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  • Writer's pictureRevShirleyMurphy

A Matter of Balance

Isn't it great to be on the receiving end of hospitality - warmly welcomed, made to feel at home, well fed, made sure you are comfortable in your room with adequate blankets, towels etc, and then next morning given a hearty breakfast?

In Genesis 18:1-15 and Luke 10:38-42 we have people offering hospitality. Abraham and Sarah generously welcomed strangers into their tent home, washing their feet, and turning on a real feast for them which included meat from the fattest and most tender calf, freshly baked bread from the finest floor that Sarah had in the pantry, and fresh milk and cream. These men were strangers, but Abraham and Sarah knew how to be hospitable.

As the meal progressed one of the strangers said, "Nine months from now I will come back, and your wife Sarah will have a son." Sarah laughed. "Do you know how old I am? I'm way passed child bearing age. And take a look at Abraham!"

Nine months later the ladies’ bowls club really had something to talk about. "Look what a little food, polite conversation and old fashioned hospitality got Sarah. A trip from the geriatric ward to the maternity ward."

There were a couple of sisters over in Bethany - Mary and Martha. Jesus was on the road travelling and Martha in her typical way opens her house to him and warmly invites him in for a meal. And like Abraham and Sarah goes to great lengths to ensure that her guest is well cared for.

Now let's put Jesus' visit to Martha in context. In Luke we heard a lawyer ask Jesus about what he must do to receive eternal life? Jesus pointed the man to what the Scriptures say, "You must love the Lord your God with all your heart, with all your soul, with all your strength, and with all your mind; and love your neighbour as you love yourself" (Luke 10:27). Do you remember the story that Jesus then told to the lawyer? The parable of the Good Samaritan (Lk 10:25-37). A man, on his way to Jericho, falls among thieves. They beat him up, leave him "half dead." Now, two men go down the road: a priest, a pious layperson. They both pass by the unfortunate traveller without helping. A Samaritan, a lousy Samaritan, was the only one who stopped and helped the suffering stranger, receiving him, bandaging him, risking his own life for the life of the wounded stranger. "Go, do likewise," says Jesus.

So maybe Martha heard that story of the Good Samaritan and took it to heart. Here is Jesus, out in the road. "Come on over to our house," she says. "In two hours I'll whip you up the best kosher meal you ever ate."

See? Martha is doing what Jesus said to do. She has gone and "done likewise" received this hungry, needy stranger into her house. She is being the Good Samaritan. She is taking the Scriptures seriously - to love your neighbour as you love yourself. She's in there working like a dog. So let's not get too tough on Martha and bag her for being so busy in the kitchen looking after her guest. It would seem that she is doing just what Jesus had said to the lawyer in the parable. "Go and do likewise."

But there's her sister Mary, lounging at the feet of Jesus as he explains to her the finer points of what he taught about the Kingdom of God. "Hey," says Martha, wiping her dishpan hands on her apron, "Jesus, how about telling that egghead sister of mine to get in here and help? 'Go, do likewise,' right, Jesus?"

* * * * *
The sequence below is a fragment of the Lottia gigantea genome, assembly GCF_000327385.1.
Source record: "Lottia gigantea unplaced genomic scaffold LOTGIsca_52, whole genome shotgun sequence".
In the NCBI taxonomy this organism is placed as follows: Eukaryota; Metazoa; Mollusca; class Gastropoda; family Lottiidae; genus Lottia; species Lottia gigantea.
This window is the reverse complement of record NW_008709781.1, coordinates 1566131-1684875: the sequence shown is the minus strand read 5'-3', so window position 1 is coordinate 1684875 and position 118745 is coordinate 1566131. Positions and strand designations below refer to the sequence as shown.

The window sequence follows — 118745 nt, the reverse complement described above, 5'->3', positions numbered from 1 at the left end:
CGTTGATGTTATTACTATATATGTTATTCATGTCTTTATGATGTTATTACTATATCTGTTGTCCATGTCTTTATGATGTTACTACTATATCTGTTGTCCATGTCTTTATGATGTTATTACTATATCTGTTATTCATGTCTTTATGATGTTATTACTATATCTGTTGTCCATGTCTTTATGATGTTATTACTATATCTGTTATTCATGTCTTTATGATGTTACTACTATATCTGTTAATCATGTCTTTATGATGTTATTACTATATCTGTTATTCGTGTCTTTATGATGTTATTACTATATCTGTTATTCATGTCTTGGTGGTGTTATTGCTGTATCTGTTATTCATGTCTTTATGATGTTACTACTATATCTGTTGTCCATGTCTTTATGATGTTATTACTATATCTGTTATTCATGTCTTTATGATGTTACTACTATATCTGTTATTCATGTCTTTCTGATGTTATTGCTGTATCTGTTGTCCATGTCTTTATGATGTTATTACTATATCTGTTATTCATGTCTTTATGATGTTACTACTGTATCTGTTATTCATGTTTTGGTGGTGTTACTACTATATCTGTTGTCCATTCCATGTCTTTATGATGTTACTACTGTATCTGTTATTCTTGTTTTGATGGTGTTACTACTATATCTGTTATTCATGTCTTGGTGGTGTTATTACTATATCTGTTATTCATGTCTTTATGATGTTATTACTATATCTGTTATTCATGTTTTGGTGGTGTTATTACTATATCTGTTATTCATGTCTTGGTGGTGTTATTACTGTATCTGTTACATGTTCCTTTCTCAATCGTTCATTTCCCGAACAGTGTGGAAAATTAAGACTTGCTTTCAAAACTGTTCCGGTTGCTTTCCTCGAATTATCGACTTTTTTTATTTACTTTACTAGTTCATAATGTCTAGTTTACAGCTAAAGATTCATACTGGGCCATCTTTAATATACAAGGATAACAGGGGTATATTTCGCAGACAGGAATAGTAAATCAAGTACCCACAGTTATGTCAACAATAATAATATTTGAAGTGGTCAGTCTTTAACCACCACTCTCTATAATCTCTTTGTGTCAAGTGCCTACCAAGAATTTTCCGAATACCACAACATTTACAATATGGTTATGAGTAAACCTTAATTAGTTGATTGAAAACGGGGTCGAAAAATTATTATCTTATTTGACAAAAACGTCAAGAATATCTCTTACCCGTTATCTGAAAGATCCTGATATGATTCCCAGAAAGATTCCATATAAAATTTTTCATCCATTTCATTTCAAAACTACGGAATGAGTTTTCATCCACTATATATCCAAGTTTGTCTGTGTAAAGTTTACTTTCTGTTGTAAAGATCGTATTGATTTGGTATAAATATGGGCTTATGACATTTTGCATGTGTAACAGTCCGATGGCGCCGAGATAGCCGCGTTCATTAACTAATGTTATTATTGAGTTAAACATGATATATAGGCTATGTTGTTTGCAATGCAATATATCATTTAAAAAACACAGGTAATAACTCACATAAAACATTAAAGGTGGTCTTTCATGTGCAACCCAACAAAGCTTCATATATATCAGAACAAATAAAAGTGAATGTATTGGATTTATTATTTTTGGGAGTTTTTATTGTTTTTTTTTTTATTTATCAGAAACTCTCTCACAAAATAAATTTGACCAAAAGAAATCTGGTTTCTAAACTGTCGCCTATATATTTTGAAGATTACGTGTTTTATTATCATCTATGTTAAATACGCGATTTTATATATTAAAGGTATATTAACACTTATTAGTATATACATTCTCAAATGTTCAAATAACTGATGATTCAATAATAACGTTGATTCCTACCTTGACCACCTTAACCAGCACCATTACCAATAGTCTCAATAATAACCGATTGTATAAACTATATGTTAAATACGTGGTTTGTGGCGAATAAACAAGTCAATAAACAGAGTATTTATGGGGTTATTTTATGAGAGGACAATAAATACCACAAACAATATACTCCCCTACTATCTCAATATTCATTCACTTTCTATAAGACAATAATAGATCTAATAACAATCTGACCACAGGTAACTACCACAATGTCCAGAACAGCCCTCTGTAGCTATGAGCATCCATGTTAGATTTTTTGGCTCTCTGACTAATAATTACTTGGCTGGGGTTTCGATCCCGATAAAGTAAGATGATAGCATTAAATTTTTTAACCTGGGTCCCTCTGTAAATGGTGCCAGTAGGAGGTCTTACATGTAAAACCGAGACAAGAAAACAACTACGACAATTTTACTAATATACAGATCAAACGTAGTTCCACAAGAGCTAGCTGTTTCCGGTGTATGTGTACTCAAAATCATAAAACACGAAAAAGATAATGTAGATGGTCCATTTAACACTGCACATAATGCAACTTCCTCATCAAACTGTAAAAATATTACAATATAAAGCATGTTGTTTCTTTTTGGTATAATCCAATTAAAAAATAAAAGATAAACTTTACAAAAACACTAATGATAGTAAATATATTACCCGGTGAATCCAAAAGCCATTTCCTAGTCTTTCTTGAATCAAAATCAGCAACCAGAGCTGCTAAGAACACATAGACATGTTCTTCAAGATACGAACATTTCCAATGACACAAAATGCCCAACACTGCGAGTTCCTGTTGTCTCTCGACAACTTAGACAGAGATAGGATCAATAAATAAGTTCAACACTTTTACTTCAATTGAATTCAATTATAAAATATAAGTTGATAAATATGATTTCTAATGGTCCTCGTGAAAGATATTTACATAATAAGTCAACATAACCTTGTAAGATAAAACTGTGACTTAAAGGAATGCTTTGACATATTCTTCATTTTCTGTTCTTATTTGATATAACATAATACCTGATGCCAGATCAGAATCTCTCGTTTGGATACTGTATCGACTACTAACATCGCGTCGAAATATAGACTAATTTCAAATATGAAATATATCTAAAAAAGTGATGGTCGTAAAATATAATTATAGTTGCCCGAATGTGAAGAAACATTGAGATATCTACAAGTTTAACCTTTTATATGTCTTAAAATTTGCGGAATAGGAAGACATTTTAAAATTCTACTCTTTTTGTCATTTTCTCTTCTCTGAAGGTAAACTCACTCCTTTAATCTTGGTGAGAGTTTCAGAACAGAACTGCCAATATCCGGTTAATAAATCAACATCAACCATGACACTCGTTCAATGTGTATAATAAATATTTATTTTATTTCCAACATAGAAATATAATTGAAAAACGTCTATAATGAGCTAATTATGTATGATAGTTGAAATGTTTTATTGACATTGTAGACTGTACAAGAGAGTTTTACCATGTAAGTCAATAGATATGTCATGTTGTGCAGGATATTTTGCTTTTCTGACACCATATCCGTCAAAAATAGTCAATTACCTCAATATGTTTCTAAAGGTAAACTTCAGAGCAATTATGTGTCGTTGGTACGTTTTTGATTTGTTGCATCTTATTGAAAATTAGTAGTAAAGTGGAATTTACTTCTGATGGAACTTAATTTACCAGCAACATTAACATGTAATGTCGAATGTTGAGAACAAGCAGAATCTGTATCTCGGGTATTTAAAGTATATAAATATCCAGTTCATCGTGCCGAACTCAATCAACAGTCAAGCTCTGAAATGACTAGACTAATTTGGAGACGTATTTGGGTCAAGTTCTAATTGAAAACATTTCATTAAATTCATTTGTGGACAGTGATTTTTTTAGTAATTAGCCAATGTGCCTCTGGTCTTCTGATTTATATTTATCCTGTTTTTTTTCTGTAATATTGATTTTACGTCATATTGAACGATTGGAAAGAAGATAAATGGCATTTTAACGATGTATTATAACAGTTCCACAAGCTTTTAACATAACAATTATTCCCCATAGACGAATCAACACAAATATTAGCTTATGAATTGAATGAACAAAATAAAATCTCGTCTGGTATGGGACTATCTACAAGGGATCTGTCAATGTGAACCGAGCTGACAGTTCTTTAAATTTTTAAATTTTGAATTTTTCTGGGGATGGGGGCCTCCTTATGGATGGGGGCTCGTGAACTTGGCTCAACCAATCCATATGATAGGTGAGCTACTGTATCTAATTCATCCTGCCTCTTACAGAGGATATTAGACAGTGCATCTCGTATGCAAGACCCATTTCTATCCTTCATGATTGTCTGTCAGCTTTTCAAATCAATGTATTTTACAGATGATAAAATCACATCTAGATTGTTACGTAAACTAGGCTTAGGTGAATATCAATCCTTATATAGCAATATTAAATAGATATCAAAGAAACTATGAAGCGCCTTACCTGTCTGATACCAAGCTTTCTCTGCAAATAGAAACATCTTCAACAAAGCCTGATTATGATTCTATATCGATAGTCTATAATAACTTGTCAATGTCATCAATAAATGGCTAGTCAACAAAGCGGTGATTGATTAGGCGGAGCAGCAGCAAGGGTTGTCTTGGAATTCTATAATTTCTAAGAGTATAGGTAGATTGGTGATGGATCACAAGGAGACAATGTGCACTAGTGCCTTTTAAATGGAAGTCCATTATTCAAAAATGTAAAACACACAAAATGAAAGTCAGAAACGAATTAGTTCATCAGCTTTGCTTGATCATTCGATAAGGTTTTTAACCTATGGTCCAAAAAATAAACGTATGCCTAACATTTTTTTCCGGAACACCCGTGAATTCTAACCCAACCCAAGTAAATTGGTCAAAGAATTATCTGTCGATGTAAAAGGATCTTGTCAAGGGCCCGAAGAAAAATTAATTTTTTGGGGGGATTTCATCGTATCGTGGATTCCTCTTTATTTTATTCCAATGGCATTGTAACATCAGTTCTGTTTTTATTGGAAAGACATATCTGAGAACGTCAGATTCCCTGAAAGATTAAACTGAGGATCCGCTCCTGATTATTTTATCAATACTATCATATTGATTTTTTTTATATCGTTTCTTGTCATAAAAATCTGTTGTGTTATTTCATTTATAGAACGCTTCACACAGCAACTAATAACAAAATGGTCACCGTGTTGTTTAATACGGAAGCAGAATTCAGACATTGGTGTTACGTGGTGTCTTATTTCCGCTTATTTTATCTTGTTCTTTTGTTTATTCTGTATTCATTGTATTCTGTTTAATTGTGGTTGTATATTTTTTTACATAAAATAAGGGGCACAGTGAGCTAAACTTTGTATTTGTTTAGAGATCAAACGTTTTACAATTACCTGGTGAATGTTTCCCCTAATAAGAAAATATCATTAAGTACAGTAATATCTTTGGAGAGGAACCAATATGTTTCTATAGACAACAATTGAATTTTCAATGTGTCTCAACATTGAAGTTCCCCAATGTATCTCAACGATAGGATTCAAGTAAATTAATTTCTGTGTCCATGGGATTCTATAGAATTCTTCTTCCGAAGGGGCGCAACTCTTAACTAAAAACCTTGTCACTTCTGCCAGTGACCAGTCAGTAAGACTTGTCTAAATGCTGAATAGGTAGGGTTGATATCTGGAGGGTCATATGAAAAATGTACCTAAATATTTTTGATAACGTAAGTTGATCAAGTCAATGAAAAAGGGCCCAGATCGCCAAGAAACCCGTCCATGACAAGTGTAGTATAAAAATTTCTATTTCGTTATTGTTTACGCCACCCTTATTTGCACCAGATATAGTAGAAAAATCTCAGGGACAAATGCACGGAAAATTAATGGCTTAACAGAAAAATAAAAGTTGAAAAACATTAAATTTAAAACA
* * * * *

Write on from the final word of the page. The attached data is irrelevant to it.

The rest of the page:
"Wrong, Martha," says Jesus. "Settle down and let's talk. Doing is OK. But there's much to be said for doing nothing, for listening. Mary knows.

Note carefully that Jesus doesn't tell Martha that she shouldn't be serving. It's good to serve others and to care for their physical needs. But what Jesus does do is to gently rebuke her because she is anxious and troubled about many things. Her enthusiasm for serving has got her in a panic, so much so that she has forgotten about the guest. Jesus wants her to put first things first. What Jesus in effect is saying is that it is good to be busy serving others, and doing this and doing that, but when the guest has arrived, it is time to stop what you are doing and listen to what he has to say? As one person put it: There is a time to go and do; there is a time to listen and reflect. Knowing which and when is a matter of spiritual discernment.

On the other hand Jesus is not saying that we should only be Marys that is to simply sit around and listen and talk all day and never get out in the kitchen and get involved in the serving. It seems that Jesus in this 10th chapter of Luke is telling us that there must be a balance between doing and listening. Remember he is saying all of this in the context of the "great Commandment" to love the Lord you God with all your heart, with all your soul, with all your strength, and with all your mind; and love your neighbour as you love yourself".

These familiar stories are illustrating how to do this commandment - like the Good Samaritan and Martha we are to be dedicated to caring for and serving the needs of our neighbour, loving our neighbour as we love ourselves. On the hand, like Mary, we are to be attentive to the Lord, listen to his Word, and spend time with him in prayer, worship, and study, loving the Lord our God with all our heart, soul, strength, and mind. This is not a case of being either a doer or a listener but finding a balance of being both.